Just for fun, though, here’re both versions.  First the page used in the published book, then the original with the narration:


  1. Eric says:

    I much prefer the sans-epilogue ending to Midnight Sun, and think you made the right choice there. The starkness of the ending was one of the things I liked most about it.

    This might not be the case with all stories. The epilogue could be useful to see the long-term effects of a moral decision, like you have here. I suppose the question is, does knowing the result matter? Does it benefit the characters and the reader perception of their growth to know that the manger decision yielded / did not yield positives for the band? Or is knowing that they made the decision, regardless of outcome enough…or even better? Do the characters make the decision based on the intended outcome, or based on the ethics of the situation? For my two cents, If it’s the latter, it seems like an epilogue might not be necessary.

    The other question might be…do you intend to work with these characters again in the future? How might the inclusion of an epilogue limit your ability to tell further chapters in their story?

    Interesting question. Thanks for sharing your process!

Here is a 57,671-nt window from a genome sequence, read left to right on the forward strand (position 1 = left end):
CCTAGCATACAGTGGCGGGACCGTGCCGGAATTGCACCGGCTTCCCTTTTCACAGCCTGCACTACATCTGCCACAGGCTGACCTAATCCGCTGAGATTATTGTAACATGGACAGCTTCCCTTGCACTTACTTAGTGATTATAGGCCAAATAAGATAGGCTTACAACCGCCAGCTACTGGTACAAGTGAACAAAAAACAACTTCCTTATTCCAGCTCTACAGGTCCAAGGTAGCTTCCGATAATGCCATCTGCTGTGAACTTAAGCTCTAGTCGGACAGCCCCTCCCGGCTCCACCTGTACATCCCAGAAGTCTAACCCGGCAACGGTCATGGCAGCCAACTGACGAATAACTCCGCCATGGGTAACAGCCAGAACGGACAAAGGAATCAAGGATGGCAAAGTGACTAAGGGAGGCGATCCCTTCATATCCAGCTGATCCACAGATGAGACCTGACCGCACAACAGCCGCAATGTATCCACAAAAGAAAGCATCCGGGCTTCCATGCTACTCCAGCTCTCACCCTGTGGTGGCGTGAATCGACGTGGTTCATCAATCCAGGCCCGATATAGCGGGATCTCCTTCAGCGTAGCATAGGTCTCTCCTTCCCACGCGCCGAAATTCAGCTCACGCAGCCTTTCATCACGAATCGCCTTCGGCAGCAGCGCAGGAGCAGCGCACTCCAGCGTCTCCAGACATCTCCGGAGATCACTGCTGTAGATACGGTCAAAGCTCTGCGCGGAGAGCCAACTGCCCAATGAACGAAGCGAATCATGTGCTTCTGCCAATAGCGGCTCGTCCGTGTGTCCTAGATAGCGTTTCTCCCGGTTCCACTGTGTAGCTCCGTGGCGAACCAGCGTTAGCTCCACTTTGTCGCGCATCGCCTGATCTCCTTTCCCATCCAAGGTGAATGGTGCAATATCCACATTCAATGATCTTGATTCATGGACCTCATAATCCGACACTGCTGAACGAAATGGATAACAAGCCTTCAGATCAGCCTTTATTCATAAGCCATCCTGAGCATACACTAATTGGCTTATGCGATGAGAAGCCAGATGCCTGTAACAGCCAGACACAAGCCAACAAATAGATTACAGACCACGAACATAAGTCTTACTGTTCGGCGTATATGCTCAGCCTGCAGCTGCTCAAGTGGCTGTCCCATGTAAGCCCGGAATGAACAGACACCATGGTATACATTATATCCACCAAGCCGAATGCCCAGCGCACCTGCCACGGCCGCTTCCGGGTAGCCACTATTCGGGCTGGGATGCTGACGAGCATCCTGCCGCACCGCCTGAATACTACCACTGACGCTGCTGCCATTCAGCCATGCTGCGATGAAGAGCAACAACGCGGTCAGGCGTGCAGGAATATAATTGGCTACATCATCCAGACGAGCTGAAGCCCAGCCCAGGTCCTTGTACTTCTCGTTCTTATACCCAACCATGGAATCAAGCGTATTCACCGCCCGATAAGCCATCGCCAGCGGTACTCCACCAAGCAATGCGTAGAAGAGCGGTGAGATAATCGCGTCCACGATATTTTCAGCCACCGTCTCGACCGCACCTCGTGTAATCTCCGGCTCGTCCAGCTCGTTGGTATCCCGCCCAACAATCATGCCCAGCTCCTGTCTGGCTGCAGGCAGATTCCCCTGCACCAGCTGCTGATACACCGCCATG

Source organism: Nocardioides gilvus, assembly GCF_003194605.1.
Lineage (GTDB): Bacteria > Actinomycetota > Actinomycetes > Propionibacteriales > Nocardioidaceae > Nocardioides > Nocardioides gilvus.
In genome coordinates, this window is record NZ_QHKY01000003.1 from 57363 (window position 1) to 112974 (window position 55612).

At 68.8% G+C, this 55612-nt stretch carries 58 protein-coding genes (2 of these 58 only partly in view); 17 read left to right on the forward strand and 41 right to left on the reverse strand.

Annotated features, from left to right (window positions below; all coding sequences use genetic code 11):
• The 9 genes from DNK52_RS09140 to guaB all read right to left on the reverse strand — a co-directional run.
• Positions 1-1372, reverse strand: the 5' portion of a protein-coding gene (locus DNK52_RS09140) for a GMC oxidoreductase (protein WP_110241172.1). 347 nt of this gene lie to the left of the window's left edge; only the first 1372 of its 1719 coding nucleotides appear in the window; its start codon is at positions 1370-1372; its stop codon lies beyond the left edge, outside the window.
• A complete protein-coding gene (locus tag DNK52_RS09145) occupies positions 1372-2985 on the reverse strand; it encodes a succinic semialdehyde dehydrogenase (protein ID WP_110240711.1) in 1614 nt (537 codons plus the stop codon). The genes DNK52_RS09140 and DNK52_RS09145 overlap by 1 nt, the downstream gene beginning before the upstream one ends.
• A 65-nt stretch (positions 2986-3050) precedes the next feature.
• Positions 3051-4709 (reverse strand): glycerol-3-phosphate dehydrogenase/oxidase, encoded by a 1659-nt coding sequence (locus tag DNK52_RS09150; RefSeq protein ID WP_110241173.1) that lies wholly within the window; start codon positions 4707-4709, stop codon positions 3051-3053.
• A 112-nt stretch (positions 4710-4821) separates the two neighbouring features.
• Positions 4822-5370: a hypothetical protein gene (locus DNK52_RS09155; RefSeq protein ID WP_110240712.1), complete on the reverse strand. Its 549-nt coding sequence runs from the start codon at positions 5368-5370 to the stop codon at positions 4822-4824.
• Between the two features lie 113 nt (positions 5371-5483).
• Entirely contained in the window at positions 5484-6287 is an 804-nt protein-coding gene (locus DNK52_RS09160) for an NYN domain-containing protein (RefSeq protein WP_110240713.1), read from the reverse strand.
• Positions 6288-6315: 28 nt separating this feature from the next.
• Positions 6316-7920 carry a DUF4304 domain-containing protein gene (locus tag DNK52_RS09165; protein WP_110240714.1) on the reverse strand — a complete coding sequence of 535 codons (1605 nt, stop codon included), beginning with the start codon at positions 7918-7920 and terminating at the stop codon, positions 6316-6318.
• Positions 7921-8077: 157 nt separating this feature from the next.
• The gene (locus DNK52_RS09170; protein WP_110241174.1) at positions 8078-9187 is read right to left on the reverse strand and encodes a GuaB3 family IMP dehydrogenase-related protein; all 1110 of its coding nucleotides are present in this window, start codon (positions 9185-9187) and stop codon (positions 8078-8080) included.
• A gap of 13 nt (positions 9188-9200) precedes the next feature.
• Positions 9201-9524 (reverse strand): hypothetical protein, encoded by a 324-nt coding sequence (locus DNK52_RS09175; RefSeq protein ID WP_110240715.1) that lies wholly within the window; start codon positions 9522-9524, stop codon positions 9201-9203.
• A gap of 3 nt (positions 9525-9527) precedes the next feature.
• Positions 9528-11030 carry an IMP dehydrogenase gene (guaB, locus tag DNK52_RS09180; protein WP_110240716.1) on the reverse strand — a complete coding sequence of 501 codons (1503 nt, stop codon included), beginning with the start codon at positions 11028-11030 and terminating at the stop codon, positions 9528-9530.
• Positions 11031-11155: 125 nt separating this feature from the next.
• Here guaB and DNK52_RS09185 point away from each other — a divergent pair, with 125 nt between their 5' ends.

2. Ben says:

    Wow, thanks for the incredibly well thought out comment. I cut the epilogue from IN THE WEEDS based mainly on just a “gut” decision, but I think you’ve nailed exactly what’s going on mechanically: what’s important to the story isn’t whether they succeed or fail in their musical endeavors, but rather how they behave when forced to make an important decision under pressure. Once that’s resolved, the important part of the storytelling is over.

    I also much prefer the non-narrated ending to MIDNIGHT SUN and I’m really glad I didn’t wind up including it as an (unnecessary) epilogue.

  3. Chris Schweizer says:

    I’m glad you’re cutting the epilogue – especially if it’s an “animal house ending” epilogue. Though I think the framing sequences in my books could, in theory, be used for good, I don’t think I’ve figured them out yet, and feel like they’re too epiloguey.
    You’re a fine storyteller. Your audience will be satisfied. And further, we like to believe that the characters will either benefit or suffer from their decisions based on our appraisal of those decisions, and to be potentially told otherwise means that the narrative that we’ve constructed in our minds is forced to give way to one with significantly reduced emotional impact for us.